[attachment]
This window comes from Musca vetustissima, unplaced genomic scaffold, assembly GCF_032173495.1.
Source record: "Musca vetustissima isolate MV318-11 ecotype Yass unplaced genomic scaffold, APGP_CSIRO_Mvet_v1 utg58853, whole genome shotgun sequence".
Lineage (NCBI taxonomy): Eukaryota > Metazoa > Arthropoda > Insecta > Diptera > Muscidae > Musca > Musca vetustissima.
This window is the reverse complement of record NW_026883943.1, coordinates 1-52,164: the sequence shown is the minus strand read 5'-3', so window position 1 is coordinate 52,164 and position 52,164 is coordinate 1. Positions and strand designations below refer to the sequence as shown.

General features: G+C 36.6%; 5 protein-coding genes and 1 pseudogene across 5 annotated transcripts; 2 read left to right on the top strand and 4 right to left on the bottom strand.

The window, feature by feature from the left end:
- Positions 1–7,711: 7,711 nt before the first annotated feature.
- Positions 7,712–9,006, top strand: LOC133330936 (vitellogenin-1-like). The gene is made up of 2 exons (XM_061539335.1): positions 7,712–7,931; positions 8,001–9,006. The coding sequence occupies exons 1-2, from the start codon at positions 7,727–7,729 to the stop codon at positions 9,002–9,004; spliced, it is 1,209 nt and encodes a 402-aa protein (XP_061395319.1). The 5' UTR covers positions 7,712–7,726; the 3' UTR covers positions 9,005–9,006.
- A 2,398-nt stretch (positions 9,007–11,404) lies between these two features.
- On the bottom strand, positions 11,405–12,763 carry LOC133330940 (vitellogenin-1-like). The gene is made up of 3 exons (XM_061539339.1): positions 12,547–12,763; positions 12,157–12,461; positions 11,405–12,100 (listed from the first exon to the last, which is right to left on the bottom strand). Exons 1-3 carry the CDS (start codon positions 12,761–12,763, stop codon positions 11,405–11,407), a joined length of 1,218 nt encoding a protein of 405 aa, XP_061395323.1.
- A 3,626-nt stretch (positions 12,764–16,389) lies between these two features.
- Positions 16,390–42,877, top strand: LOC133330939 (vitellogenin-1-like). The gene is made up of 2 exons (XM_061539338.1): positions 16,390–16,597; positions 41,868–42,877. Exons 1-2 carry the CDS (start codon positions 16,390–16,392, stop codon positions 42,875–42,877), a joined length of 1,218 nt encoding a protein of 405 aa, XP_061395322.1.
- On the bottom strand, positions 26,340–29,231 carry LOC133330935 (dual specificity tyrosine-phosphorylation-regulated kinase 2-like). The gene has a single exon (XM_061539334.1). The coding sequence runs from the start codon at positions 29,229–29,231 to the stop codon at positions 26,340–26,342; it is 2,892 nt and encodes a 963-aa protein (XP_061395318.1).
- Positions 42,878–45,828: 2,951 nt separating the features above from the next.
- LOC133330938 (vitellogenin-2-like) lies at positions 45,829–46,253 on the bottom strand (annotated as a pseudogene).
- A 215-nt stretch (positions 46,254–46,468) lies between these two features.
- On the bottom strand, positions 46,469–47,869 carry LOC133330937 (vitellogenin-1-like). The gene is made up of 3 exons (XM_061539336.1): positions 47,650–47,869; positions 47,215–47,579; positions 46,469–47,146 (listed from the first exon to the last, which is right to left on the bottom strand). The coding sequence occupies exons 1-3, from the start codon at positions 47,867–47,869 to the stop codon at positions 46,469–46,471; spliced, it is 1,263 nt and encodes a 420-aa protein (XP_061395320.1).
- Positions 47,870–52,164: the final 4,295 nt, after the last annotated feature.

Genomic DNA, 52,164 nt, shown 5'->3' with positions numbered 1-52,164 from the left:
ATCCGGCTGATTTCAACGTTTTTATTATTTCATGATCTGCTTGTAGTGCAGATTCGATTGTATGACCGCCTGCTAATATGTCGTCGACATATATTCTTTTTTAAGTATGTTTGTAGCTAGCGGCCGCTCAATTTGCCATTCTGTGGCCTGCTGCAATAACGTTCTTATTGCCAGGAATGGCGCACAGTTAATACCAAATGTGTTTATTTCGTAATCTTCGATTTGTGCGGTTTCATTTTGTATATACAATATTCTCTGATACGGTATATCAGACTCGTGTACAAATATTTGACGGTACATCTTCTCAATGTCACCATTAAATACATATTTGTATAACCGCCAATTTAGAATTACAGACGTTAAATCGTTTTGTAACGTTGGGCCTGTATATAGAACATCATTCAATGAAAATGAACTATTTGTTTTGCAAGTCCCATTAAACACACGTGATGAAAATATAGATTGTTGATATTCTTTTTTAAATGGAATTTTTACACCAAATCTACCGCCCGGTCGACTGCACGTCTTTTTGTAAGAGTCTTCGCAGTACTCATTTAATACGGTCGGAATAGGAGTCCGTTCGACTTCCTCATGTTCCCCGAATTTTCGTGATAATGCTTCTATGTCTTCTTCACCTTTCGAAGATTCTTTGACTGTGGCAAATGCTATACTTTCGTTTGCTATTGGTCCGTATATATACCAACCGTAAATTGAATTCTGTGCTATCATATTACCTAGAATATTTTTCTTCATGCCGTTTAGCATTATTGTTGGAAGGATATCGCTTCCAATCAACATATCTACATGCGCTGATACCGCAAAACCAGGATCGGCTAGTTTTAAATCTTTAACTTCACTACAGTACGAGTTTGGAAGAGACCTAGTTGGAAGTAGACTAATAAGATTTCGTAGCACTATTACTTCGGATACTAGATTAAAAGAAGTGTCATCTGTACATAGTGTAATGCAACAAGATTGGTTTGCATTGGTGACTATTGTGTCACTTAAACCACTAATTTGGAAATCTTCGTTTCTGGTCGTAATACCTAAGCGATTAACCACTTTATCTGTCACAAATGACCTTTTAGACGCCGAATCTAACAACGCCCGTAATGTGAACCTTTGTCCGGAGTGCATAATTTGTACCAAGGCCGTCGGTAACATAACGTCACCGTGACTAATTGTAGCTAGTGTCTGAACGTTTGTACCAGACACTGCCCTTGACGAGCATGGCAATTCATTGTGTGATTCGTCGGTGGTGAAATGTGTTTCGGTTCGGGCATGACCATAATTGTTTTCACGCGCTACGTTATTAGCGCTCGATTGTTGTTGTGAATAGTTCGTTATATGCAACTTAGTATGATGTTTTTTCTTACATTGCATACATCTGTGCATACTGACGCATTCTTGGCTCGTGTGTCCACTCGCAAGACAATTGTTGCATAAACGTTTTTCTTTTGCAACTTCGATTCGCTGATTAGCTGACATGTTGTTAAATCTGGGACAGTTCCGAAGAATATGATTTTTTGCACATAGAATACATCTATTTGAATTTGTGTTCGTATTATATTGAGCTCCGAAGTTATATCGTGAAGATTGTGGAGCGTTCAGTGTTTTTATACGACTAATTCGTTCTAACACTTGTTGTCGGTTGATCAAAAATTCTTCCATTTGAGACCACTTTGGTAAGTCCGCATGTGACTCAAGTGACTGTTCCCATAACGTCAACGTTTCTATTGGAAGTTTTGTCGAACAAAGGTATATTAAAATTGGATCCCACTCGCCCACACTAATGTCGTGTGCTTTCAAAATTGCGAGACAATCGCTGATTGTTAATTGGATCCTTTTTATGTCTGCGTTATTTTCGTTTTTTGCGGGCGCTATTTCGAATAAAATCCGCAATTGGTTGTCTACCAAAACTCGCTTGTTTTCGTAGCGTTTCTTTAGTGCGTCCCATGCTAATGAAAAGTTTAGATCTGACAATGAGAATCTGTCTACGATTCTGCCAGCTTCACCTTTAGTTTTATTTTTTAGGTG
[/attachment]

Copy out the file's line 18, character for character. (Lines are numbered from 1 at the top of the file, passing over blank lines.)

- Positions 47,870–52,164: the final 4,295 nt, after the last annotated feature.